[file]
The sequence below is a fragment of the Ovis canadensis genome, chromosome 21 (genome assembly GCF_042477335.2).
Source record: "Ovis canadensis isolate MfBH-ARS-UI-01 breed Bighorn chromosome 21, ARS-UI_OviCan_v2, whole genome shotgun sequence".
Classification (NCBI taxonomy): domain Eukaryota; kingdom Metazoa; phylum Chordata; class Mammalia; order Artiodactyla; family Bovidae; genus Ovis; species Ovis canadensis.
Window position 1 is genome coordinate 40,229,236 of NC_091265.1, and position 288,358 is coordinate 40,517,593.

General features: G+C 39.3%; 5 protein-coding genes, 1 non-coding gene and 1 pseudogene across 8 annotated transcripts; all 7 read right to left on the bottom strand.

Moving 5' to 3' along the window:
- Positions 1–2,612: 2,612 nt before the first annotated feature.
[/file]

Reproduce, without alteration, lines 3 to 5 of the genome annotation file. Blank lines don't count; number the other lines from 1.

Classification (NCBI taxonomy): domain Eukaryota; kingdom Metazoa; phylum Chordata; class Mammalia; order Artiodactyla; family Bovidae; genus Ovis; species Ovis canadensis.
Window position 1 is genome coordinate 40,229,236 of NC_091265.1, and position 288,358 is coordinate 40,517,593.

General features: G+C 39.3%; 5 protein-coding genes, 1 non-coding gene and 1 pseudogene across 8 annotated transcripts; all 7 read right to left on the bottom strand.